(B) Sixty percent of the total gate receipts from the first four games of each League Championship Series; and
(C) Sixty percent of the total gate receipts from the first three games of each Division Series.
So, as the rules show, a sizeable chunk of revenues for the clubs that make the postseason get lopped off the top before owners get their cut. You’ll note that the owners don’t get to reap the full benefits of the playoffs unless a game goes past deciding games. The reason for the players getting the large percentage is to keep them from throwing games.
The slicing a dicing of the revenues gets detailed further:
(1) World Series. After the fifteen percent payable to the Office of the Commissioner and the sixty percent which forms the players' pool in the first four games of the World Series, as required by Rule 45(b)(1)(A), the balance of the gate receipts shall be equally divided between the two participating Major League Clubs.
(2) League Championship Series.
(A) After the percentage payable to the Commissioner's Office pursuant to Rule 45(a) and the sixty percent which forms the players' pool in the first four League Championship Series games in each League, as required by Rule 45(b)(1)(B), the balance of the gate receipts from said four League Championship Series games of a League shall be equally divided between the two Clubs participating in the League Championship Series of that League.
(B) If the League Championship Series games in a League shall exceed four, the gate receipts of such playoff games in excess of four shall be divided as follows: first, the Commissioner's Office shall be paid the percentage described in Rule 45(a), and then the remaining receipts shall be equally divided between the two Clubs participating in the League Championship Series of that League.
(3) Division Series.
(A) After the percentage payable to the Commissioner's Office pursuant to Rule 45(a) and the sixty percent which forms the players' pool in the first three Division Series games in each Division Series, as required by Rule 45(b)(1)(B), the balance of the gate receipts from said three Division Series games in each Division Series shall be equally divided between the two Clubs participating in such Division Series.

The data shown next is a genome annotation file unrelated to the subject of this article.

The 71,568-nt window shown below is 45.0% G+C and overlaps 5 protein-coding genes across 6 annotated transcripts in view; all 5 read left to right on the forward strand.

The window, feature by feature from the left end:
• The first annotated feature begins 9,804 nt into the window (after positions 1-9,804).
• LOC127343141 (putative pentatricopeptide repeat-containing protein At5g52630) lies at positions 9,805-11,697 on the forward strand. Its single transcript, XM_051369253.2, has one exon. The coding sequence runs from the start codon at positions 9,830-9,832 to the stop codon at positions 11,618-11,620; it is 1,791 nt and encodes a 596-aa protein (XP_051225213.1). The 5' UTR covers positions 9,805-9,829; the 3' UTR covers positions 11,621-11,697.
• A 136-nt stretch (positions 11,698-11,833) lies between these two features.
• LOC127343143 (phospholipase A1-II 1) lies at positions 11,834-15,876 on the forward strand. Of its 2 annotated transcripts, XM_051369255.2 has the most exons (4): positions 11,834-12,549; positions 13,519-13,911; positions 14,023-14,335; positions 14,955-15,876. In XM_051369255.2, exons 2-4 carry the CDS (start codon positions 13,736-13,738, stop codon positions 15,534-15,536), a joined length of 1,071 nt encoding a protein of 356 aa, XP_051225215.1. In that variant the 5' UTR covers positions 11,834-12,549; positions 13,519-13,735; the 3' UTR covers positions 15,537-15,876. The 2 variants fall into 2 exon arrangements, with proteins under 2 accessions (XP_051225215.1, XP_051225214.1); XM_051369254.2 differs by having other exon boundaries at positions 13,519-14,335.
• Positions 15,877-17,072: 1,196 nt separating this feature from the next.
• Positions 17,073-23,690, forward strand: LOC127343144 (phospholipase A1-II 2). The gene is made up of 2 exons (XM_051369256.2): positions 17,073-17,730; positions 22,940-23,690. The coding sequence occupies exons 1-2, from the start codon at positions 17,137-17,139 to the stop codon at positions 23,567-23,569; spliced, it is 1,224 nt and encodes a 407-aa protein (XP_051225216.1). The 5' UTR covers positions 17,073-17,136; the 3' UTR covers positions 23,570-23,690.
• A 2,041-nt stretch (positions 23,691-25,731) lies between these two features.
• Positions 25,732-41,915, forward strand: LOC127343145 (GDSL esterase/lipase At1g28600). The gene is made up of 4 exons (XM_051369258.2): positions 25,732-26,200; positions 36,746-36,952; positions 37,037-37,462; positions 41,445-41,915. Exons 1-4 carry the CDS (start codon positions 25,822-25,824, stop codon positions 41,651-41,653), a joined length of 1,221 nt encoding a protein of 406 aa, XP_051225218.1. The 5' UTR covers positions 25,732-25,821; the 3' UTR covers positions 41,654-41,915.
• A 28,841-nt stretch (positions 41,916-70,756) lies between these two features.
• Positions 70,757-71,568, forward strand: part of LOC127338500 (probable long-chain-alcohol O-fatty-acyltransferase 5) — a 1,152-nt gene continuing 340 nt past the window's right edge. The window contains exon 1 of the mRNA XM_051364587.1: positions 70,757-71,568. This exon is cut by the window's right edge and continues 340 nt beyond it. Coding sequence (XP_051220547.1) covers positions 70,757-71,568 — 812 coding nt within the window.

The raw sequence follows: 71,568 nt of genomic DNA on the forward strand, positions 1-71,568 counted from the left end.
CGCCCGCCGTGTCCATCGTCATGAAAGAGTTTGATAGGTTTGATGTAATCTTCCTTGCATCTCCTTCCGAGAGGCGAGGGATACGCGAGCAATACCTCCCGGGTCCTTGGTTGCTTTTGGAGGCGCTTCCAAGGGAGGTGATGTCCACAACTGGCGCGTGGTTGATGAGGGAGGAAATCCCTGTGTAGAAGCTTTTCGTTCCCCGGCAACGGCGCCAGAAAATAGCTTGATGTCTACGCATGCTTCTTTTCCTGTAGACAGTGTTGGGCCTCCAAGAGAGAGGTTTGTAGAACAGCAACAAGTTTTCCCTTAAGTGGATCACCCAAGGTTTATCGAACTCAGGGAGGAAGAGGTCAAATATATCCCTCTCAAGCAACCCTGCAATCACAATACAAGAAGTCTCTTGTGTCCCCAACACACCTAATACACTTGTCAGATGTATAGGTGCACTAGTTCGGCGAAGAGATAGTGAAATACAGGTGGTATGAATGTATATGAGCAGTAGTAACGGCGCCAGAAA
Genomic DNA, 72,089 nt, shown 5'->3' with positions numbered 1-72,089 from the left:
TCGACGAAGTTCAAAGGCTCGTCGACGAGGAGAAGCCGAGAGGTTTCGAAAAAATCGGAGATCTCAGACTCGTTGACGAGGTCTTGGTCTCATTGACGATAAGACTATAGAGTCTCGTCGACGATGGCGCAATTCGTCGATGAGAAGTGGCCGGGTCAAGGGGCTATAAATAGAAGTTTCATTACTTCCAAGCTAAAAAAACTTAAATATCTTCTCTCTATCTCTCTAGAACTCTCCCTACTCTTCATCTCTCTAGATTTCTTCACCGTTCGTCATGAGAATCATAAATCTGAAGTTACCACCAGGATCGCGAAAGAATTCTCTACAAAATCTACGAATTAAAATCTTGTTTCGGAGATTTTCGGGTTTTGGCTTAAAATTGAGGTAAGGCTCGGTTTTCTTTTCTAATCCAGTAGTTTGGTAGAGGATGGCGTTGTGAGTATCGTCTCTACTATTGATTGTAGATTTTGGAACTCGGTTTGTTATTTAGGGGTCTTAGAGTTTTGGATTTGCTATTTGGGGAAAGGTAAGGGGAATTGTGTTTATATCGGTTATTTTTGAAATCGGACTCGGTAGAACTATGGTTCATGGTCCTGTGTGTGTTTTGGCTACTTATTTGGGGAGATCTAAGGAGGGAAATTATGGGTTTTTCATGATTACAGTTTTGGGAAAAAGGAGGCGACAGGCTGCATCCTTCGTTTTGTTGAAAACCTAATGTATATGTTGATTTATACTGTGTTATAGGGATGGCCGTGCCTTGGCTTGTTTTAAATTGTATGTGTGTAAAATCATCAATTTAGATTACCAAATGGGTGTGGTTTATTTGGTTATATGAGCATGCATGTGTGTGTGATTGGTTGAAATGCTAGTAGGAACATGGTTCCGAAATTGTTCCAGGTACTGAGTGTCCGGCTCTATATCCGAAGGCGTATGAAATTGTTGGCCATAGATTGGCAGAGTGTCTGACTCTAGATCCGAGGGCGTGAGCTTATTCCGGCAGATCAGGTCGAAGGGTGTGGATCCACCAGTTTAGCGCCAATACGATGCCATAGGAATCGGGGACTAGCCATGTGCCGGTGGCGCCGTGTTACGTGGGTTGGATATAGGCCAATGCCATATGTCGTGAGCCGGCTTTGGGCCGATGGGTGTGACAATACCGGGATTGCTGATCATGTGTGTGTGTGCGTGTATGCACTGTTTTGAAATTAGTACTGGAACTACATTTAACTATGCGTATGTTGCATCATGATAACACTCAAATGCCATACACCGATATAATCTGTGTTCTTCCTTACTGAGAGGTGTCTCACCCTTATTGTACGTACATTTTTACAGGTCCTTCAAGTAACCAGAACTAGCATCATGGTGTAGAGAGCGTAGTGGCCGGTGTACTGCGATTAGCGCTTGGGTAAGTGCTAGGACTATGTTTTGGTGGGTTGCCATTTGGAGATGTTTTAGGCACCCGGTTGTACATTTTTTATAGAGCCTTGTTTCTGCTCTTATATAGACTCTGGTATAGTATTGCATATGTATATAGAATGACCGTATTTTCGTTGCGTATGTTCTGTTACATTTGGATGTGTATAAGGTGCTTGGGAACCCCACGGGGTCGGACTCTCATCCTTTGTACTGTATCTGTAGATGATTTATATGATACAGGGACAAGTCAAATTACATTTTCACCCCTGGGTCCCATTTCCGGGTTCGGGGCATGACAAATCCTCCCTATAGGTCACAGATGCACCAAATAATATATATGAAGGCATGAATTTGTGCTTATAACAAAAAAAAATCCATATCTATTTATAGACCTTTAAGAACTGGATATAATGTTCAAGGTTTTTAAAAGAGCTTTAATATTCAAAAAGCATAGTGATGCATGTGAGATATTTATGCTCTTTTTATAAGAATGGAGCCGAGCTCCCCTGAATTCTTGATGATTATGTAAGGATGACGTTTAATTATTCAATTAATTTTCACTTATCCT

(B) If the games in a Division Series shall exceed three, the gate receipts of such playoff games in excess of three shall be divided as follows: first, the Commissioner's Office shall be paid the percentage described in Rule 45(a), and then the remaining receipts shall be equally divided between the two Clubs participating in such Division Series.
So, the one true benefactor that cannot fail to receive gate revenues to the maximum extent is the Commissioner’s Office, who gets their percentage ahead of all others. The players are next, and then any deciding games after the series minimum is reached, those revenues are split equally.
So, in the sense that there is pure parity when it comes to gate receipts. If the Padres and Yankees make the World Series, the Padres get the same cut as the Yankees, even if for some reason the Padres weren’t to pull in the same amount of revenues as the Yankees were to.
So, for owners, there is money to be made even if your club were to get swept in a given postseason series, but they reap even greater rewards if a series goes beyond the minimum, not just because of the extra games, but because the two teams get 100% of the gate after the Commissioner's Office takes their slice off the top.
And we’re just talked the direct revenues for the postseason. Clubs that reach the playoffs get a slingshot effect into the following season in the form of increased season ticket and suite sales due to a good showing in the standings. Everyone loves a winner, and the belief that a team that is in the playoffs one year, should be a contender the next. An owner, his GM, and staff can always hope.
Maury Brown is the Founder and President of the Business of Sports Network, which includes The Biz of Baseball, The Biz of Football, The Biz of Basketball and The Biz of Hockey, as well as a contributor to FanGraphs and Forbes SportsMoney. He is available for hire or freelance. Brown's full bio is here. He looks forward to your comments via email and can be contacted through the Business of Sports Network.